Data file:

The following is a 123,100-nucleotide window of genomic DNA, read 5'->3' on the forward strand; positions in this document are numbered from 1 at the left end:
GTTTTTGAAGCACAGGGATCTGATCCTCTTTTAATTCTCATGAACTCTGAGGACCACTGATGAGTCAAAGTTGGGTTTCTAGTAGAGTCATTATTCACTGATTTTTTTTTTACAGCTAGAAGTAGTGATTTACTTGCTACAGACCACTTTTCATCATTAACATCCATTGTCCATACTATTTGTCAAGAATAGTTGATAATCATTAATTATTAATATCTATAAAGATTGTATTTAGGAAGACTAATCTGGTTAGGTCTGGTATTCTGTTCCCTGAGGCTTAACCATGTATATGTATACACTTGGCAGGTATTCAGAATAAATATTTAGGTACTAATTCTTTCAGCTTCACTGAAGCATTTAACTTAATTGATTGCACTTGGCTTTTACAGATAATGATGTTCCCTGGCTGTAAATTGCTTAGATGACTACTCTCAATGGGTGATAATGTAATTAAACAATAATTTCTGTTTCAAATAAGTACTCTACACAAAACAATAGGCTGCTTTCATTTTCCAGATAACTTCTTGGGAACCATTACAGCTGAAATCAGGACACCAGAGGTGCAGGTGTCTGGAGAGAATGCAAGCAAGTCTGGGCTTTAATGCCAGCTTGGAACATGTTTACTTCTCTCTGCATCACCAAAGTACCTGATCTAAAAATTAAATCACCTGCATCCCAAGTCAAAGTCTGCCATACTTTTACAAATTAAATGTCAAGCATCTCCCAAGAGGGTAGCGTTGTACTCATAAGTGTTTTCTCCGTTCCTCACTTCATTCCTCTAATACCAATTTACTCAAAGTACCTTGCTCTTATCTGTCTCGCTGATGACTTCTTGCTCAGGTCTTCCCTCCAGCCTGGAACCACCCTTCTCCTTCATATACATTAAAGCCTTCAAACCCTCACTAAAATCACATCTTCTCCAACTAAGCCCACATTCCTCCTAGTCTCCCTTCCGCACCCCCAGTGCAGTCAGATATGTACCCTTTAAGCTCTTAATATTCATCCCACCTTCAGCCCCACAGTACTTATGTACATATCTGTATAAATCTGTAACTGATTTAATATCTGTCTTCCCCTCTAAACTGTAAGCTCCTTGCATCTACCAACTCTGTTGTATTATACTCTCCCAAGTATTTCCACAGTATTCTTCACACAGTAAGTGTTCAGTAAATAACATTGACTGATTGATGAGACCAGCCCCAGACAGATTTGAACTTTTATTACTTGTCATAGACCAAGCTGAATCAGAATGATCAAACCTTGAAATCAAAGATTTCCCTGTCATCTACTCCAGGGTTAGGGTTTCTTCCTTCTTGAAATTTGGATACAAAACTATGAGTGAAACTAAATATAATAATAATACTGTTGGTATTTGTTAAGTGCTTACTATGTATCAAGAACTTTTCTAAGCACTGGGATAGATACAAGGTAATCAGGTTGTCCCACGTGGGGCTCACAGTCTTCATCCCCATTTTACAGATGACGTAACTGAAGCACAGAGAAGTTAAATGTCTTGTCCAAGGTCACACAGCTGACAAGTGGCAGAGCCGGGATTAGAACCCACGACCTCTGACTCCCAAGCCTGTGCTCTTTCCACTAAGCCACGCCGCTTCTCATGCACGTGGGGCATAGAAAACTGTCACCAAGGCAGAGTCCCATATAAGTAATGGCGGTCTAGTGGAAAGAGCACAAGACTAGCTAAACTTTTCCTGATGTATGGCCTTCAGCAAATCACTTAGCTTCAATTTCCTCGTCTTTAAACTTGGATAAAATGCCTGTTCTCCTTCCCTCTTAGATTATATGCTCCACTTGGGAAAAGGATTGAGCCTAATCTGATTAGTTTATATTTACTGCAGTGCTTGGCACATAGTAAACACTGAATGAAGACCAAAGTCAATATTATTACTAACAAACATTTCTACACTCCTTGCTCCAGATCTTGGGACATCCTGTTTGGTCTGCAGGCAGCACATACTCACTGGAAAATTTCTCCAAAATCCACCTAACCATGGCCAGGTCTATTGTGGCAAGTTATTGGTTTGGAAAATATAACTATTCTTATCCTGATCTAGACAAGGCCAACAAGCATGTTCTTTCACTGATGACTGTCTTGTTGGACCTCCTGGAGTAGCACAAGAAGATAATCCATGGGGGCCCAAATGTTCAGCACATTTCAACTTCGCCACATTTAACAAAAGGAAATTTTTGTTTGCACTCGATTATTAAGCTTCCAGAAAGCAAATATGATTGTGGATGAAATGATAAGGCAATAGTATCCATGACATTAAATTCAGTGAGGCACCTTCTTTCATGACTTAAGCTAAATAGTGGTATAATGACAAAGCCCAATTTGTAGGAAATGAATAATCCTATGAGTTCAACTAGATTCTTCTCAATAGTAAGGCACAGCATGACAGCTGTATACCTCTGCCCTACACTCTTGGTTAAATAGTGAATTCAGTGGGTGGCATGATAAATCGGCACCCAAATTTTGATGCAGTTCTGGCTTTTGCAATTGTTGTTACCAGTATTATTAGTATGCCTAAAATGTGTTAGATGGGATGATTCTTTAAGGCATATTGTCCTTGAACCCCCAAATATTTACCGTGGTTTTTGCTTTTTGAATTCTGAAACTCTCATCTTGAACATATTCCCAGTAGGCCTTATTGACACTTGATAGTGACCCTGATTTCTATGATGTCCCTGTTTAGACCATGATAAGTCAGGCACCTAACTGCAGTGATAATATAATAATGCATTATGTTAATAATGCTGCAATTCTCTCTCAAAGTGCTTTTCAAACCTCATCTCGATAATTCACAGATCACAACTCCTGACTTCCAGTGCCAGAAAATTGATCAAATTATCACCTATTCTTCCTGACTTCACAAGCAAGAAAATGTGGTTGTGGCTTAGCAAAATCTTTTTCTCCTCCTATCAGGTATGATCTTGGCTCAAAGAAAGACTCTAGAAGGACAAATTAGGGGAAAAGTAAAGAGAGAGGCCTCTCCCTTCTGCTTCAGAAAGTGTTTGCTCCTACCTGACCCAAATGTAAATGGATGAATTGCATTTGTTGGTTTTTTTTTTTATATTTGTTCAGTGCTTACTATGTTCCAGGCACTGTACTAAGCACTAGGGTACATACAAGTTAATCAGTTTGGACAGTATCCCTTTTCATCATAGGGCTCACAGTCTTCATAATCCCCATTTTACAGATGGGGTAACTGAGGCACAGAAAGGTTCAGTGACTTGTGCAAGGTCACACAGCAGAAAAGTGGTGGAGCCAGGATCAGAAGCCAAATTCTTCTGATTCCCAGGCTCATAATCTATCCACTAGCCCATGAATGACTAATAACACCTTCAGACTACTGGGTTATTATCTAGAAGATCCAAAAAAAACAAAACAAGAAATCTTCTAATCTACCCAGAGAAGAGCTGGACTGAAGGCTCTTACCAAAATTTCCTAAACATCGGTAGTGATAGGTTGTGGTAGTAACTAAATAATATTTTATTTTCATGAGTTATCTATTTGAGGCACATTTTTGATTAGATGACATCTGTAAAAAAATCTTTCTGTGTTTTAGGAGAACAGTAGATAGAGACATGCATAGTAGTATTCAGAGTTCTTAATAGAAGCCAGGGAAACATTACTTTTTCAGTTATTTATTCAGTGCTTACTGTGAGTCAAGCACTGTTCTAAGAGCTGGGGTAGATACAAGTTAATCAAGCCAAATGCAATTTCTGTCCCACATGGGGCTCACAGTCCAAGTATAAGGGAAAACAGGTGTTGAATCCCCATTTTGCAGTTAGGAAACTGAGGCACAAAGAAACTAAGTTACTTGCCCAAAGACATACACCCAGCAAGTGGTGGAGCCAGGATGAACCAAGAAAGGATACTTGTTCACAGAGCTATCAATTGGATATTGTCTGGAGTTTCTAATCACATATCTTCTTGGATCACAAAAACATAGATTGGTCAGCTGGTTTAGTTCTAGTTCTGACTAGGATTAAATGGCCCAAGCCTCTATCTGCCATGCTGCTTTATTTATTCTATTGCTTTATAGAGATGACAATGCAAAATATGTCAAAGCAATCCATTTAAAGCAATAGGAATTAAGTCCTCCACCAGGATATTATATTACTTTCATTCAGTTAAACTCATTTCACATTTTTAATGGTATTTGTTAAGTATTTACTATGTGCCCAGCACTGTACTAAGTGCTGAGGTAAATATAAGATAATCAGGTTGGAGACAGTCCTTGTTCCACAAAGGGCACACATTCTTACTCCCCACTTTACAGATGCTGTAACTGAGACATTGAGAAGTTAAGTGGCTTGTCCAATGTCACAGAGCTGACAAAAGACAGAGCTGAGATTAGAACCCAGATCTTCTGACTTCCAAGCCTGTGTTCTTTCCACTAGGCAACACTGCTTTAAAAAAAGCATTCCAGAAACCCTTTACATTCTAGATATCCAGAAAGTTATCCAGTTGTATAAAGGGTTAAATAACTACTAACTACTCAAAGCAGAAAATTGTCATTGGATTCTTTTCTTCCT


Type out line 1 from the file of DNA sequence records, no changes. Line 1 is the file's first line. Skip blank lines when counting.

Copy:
The following is a 123,100-nucleotide window of genomic DNA, read 5'->3' on the forward strand; positions in this document are numbered from 1 at the left end: